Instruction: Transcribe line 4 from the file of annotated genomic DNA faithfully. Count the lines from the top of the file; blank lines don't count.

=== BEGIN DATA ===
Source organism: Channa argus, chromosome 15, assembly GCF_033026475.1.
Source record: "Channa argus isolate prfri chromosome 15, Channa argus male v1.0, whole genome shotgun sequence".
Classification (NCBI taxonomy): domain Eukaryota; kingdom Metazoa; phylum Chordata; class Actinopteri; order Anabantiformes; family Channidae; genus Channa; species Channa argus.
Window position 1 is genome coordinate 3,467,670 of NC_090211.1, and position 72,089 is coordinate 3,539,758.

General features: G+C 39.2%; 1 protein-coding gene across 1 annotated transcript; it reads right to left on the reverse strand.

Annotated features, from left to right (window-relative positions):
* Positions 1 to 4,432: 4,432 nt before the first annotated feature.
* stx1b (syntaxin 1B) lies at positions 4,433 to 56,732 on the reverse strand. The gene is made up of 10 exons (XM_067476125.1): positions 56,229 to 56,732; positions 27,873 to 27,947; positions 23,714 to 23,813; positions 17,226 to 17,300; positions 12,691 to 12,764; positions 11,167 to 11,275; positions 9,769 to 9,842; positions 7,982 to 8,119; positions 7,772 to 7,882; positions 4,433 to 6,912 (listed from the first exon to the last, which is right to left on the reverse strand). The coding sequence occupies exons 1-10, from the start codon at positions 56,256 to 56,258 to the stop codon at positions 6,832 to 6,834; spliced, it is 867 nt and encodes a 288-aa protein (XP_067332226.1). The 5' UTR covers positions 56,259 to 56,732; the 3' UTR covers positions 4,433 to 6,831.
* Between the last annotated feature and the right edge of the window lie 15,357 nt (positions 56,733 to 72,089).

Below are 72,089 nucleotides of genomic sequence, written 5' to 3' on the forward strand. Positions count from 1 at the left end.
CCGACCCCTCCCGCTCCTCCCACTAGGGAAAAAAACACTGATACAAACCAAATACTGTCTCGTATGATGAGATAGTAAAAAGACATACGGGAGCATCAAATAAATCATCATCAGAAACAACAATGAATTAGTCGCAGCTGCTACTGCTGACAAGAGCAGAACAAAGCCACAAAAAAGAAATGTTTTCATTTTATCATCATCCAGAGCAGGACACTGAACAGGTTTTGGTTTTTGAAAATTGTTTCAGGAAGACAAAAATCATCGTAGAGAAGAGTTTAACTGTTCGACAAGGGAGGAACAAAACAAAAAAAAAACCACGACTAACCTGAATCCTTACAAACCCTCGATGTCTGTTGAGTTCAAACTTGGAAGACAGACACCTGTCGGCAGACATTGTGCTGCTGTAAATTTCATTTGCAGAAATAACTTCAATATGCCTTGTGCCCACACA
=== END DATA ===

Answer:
Window position 1 is genome coordinate 3,467,670 of NC_090211.1, and position 72,089 is coordinate 3,539,758.